Health information exchange is a fairly simple concept: when a patient sees a participating doctor and mentions that he/she has been seen elsewhere, a clinician is able to instantly retrieve the records from another provider in real time by electronically requesting that information through software, rather than having to call the other office and wait for records to be faxed or mailed. The result is a more complete picture of the patient’s care and a more efficient delivery of important clinical communication, so the right decisions can be made without delay. The technology is similar to what might be used when booking online travel. If you want to fly from Peoria to New York, you type the necessary info in, and the system pulls the currently available travel options.

One of the best examples of how health information exchange will make a difference is in the emergency room, where it is easy to imagine a patient arriving in medical crisis, completely unable to communicate what is happening. A quick search of the health information exchange software could reveal that the patient is likely having complications from a recent procedure performed elsewhere.

In addition to being able to instantly look up key information like medications, allergies, labs and procedures, the software also provides clinicians with a secure way to send messages to each other to aid in coordination of patient care. For example, when a patient is discharged from the hospital, a discharge planner can send a quick message to the patient’s primary care physician regarding the hospitalization to make sure that the office knows that the patient should be coming in for an important follow-up. Similarly, a primary care physician can send a referral to a specialist through secure clinical messaging, and the specialist can send his or her consultation report and recommendations back the same way.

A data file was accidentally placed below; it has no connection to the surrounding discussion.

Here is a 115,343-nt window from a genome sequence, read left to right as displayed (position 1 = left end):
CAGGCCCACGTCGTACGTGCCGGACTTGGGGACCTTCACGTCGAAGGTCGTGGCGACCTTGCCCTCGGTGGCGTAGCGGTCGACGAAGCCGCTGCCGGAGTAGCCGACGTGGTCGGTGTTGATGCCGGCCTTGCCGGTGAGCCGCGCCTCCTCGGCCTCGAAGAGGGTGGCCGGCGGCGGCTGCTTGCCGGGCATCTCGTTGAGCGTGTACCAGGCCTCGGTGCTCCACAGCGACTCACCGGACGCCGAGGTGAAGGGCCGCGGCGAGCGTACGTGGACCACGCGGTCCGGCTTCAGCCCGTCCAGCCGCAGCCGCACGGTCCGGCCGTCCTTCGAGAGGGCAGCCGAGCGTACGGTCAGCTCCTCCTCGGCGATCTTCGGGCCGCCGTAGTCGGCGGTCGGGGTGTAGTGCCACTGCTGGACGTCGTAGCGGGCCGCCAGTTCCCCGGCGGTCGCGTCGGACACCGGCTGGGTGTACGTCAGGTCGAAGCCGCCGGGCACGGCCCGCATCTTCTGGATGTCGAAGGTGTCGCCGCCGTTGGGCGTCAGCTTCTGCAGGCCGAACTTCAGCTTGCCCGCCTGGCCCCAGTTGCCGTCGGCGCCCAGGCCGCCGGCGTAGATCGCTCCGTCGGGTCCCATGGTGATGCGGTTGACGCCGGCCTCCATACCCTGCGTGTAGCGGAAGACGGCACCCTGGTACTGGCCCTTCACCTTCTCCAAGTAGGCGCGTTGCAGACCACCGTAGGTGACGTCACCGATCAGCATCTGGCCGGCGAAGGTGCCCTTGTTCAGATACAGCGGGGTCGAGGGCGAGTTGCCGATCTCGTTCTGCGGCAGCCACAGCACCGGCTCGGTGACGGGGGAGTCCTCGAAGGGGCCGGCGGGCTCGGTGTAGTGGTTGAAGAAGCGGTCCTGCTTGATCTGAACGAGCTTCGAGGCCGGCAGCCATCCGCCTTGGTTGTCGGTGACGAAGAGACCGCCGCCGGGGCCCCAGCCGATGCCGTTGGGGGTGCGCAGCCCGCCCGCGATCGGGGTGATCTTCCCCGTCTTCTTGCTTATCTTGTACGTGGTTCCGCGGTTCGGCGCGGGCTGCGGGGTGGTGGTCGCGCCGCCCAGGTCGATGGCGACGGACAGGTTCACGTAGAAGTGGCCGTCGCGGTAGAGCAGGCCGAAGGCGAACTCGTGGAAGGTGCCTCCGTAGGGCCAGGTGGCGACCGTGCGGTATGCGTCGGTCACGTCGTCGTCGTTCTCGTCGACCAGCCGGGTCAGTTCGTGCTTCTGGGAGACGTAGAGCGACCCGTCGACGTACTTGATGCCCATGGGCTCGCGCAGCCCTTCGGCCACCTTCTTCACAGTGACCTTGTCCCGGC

Connecting Globally, Controlling Locally
The ability to exchange health information electronically is the foundation of efforts to improve healthcare quality and safety. Healthcare providers are increasingly seeing attention being given to this issue at both the federal and state levels. In fact, significant federal financial incentives are being distributed over the next few years to eligible providers who make the required technology upgrades. One of the requirements to get funds includes the ability for data exchange.

Through establishment of the regional, nonprofit exchange, CIHIE’s charter members created a mechanism by which:

This emphasis on local influence and control is consistent with CIHIE’s central Illinoisan roots, and so far, the approach seems to be working. CIHIE’s ability to catalyze its stakeholders led to its position as the first operational exchange in Illinois. The emphasis on listening to the clinician voice resulted in unique features not available through the non-regional exchange.

Over the coming year, watch for more clinicians to use CIHIE as their primary way to send and receive records associated with your visits. Like pay-at-the-pump gasoline and smartphones, we could someday wonder how we ever got along without it. iBi

Joy Duling is the executive director of Central Illinois Health Information Exchange.